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David Hearst, Middle East Eye editor. YouTube video grab
David Hearst, Middle East Eye editor. YouTube video grab
Jonathan Powell, an Al Jazeera employee and former Middle East Eye launch consultant. YouTube video grab
Jonathan Powell, an Al Jazeera employee and former Middle East Eye launch consultant. YouTube video grab

Al Jazeera executive helped to launch controversial UK website

A senior executive with Qatar’s TV network Al Jazeera was closely involved with setting up the London news website Middle East Eye, some of whose staff have links to organisations sympathetic to the Muslim Brotherhood.

A senior executive with Qatar’s TV network Al Jazeera was closely involved with setting up the London news website Middle East Eye, some of whose staff have links to organisations sympathetic to the Muslim Brotherhood.

Jonathan Powell, an Al Jazeera employee since 2009, spent several months in the UK working on Middle East Eye, which promised “independently produced news, analysis and opinion” at its launch in April. MEE claims to have “no political master, movement or country”.

David Hearst, editor of Middle East Eye and a former foreign correspondent for The Guardian, last week refused to give details about the site’s funding, saying only that his backers were “individual private donors” who were “interested in democracy in the Middle East”.

He also refused to provide any information about the nationalities of those behind Middle East Eye but confirmed he was headhunted for the post of editor.

The questions were put to him as part of an investigation by The National that revealed connections between the Muslim Brotherhood and media coverage in the UK critical of the UAE.

Mr Powell is understood to have spent up to six months in London between September last year and February 13 as a launch consultant for Middle East Eye.

The news organisation was created as a company in early December last year, registered to an address in North London.

Its website was registered by Adlin Adnan, a Middle East Eye employee, to a different address in Central London at the end of that month.

Mr Powell has since returned to Doha, assigned to special projects for Al Jazeera’s chairman’s office.

The chairman of Al Jazeera is Hamad bin Thamer Al Thani, a cousin of the previous emir of Qatar, Hamad bin Khalifa Al Thani.

Mr Powell also registered separate websites for themiddleeasteye.com and themiddleeasteye.net in January this year. Both were registered to a Doha address but are not active.

Al Jazeera did not respond to several requests for comment about the extent of its involvement in Middle East Eye.

The Qatari broadcaster’s connection to Middle East Eye also includes Jamal Bassasso, a former director of planning and human resources at Al Jazeera.

Mr Bassasso, a Palestinian born in Kuwait and now living in London, is sole director of MEE Ltd, the company that owns Middle East Eye.

He is also a former director for Samalink TV in Lebanon, the registered agent for the website of the Hamas-controlled Al Quds TV.

Mr Hearst has denied that Mr Bassasso is the real owner of Middle East Eye, describing him only as “a colleague and the head of human resources and the legal director”.

Mr Bassasso had also worked for a Dubai property company with Anas Mekdad, another Palestinian with connections to Al Islah, the UAE wing of the Muslim Brotherhood, several of whose members are serving prison sentences for trying to overthrow the Government.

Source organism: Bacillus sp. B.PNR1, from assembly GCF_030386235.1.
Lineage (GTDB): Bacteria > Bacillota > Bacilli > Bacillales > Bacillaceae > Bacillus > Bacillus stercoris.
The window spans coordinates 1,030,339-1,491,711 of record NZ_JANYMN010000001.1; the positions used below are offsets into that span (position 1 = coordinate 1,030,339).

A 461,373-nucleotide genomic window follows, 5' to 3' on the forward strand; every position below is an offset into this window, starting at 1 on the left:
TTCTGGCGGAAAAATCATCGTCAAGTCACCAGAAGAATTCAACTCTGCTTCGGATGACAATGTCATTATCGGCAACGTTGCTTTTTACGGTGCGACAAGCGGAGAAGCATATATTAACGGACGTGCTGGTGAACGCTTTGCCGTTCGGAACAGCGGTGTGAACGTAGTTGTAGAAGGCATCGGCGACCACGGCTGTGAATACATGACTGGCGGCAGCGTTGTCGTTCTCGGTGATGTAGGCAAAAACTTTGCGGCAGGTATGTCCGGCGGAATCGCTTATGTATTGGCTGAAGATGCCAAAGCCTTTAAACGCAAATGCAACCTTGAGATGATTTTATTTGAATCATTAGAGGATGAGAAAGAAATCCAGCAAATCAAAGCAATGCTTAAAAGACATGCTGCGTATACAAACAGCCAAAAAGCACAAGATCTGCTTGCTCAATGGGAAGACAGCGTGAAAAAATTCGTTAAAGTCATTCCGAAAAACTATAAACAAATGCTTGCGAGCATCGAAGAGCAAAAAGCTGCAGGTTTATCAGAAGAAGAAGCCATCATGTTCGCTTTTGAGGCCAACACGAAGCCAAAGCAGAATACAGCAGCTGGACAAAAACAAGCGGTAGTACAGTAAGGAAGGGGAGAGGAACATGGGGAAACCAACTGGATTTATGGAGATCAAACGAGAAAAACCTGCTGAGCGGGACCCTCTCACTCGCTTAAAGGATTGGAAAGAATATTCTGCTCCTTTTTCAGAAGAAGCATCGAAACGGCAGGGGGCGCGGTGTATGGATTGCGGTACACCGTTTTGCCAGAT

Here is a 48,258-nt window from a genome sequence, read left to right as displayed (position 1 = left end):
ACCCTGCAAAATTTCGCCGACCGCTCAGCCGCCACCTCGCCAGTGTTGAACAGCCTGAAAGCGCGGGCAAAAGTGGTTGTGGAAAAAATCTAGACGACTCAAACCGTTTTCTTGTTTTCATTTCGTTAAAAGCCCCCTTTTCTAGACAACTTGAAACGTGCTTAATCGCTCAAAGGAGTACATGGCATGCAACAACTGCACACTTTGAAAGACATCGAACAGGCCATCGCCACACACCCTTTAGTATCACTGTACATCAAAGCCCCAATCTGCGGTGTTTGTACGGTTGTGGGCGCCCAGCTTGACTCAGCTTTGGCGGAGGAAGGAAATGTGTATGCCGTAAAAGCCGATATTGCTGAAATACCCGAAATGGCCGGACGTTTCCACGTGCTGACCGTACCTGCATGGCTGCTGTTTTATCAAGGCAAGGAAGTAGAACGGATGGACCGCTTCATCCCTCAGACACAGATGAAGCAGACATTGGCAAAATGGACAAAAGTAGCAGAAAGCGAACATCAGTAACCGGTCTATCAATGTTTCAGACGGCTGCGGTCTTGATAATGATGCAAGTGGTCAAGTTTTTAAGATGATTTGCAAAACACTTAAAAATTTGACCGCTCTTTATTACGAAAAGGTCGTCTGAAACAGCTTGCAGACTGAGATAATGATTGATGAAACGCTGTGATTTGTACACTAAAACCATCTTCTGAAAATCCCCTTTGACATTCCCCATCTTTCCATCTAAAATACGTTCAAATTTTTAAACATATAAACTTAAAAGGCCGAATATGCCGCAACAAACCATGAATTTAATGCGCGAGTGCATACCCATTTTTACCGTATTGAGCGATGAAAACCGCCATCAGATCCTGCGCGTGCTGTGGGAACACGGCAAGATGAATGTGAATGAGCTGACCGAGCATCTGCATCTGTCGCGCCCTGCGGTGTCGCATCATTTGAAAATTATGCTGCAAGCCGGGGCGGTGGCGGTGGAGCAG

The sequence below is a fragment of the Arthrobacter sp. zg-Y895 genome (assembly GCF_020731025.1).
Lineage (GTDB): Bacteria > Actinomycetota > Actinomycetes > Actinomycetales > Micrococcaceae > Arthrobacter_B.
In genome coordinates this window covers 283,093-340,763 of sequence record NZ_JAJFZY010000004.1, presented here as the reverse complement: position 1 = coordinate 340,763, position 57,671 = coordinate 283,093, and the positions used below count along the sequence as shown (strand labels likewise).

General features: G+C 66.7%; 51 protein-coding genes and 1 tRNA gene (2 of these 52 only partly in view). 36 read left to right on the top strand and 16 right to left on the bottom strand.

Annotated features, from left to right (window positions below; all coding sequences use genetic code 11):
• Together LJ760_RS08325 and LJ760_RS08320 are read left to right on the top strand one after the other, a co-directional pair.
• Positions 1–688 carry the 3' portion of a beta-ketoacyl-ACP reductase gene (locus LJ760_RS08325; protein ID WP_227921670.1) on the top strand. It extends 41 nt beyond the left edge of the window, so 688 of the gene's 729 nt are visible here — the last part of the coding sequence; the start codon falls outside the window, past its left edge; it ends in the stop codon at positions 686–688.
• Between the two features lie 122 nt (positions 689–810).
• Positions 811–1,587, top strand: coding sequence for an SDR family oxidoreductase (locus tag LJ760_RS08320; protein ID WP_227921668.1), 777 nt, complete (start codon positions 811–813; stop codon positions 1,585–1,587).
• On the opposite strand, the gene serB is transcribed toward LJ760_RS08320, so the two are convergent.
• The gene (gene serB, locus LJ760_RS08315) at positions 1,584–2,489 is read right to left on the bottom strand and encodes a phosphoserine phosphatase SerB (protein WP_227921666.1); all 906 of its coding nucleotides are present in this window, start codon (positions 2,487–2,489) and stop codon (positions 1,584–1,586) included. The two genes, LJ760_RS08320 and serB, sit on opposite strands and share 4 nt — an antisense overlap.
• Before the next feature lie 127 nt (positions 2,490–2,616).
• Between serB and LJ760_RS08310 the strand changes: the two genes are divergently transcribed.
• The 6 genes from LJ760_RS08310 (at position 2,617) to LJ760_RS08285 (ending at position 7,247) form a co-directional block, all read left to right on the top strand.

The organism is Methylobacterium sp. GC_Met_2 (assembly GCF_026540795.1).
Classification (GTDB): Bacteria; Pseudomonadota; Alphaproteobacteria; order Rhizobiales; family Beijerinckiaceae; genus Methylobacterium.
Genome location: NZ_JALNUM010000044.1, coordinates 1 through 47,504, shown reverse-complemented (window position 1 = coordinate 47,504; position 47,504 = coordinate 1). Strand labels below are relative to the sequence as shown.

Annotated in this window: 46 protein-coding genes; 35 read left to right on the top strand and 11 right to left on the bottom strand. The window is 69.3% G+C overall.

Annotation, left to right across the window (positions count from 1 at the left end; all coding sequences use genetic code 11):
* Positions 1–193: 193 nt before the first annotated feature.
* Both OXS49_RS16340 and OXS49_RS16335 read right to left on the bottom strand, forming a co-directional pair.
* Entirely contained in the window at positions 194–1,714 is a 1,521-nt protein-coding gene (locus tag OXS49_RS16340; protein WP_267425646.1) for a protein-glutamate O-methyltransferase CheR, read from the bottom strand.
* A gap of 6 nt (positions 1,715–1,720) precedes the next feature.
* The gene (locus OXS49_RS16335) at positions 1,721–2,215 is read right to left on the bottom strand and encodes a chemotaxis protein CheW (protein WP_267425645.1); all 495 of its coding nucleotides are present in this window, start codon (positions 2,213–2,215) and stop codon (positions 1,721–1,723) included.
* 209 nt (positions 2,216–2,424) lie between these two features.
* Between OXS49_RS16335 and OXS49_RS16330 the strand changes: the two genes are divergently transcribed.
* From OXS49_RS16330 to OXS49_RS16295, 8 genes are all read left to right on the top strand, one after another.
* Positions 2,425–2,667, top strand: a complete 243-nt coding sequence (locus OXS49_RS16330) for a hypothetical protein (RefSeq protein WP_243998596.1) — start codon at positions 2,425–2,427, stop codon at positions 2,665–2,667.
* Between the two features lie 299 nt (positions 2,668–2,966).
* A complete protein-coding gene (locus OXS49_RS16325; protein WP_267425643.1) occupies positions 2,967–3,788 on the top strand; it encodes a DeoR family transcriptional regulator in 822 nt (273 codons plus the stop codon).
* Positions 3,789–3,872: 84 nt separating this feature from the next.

Now living in the UK, Mr Mekdad is the founder of the Islamist web forum AlMakeem Network, which has praised Hamas suicide bombers, and continues to use his Twitter stream in support of convicted UAE members of Al Islah.

Mr Bassasso has also contributed to AlMakeem Network.

A day after the publication of The National’s investigation, Mr Hearst posted an interview from the offices of Middle East Eye on YouTube, repeating that the company was not linked to any government or movement. Saying his staff came from varied backgrounds and that “some are activists”, he added: “The moment they come through this door they become journalists.”

The company employs about 20 full-time staff in its London offices and has a network of freelancers.

Mr Hearst said it was created with “start-up money” but that “the business plan was to become a provider of news”.

Among those employed by Middle East Eye is Rori Donaghy, former director of the Emirates Centre For Human Rights, based in London, which has attacked the UAE’s human rights record on the BBC and other leading news organisations.

It also offered to pay demonstrators to protest outside the UAE Embassy in London. The ECHR was set up with the assistance of Anas Altikriti, the founder of the Cordoba Foundation.

Cordoba this month placed an advertisement in a London newspaper claiming that the UAE was trying to pressure the UK government into banning Muslim Brotherhood activities there.

Mr Altikriti employed Mr Donaghy as the director of ECHR. After his departure to Middle East Eye, he was replaced by Mr Mekdad of the AlMakeem Network. Last week the website for ECHR was taken down, apparently by Mr Donaghy.

* After the publication of this story, Al Jazeera contacted The National with the following statements:

Jonathan Powell said: “I left Al Jazeera last year to pursue a new opportunity but later returned after being offered a new role. I have a lot of experience in launching media organisations and was brought on as a consultant by Middle East Eye. This was entirely separate to my work with Al Jazeera.”

An Al Jazeera spokesperson said: “Al Jazeera has no relationship with the Middle East Eye.”


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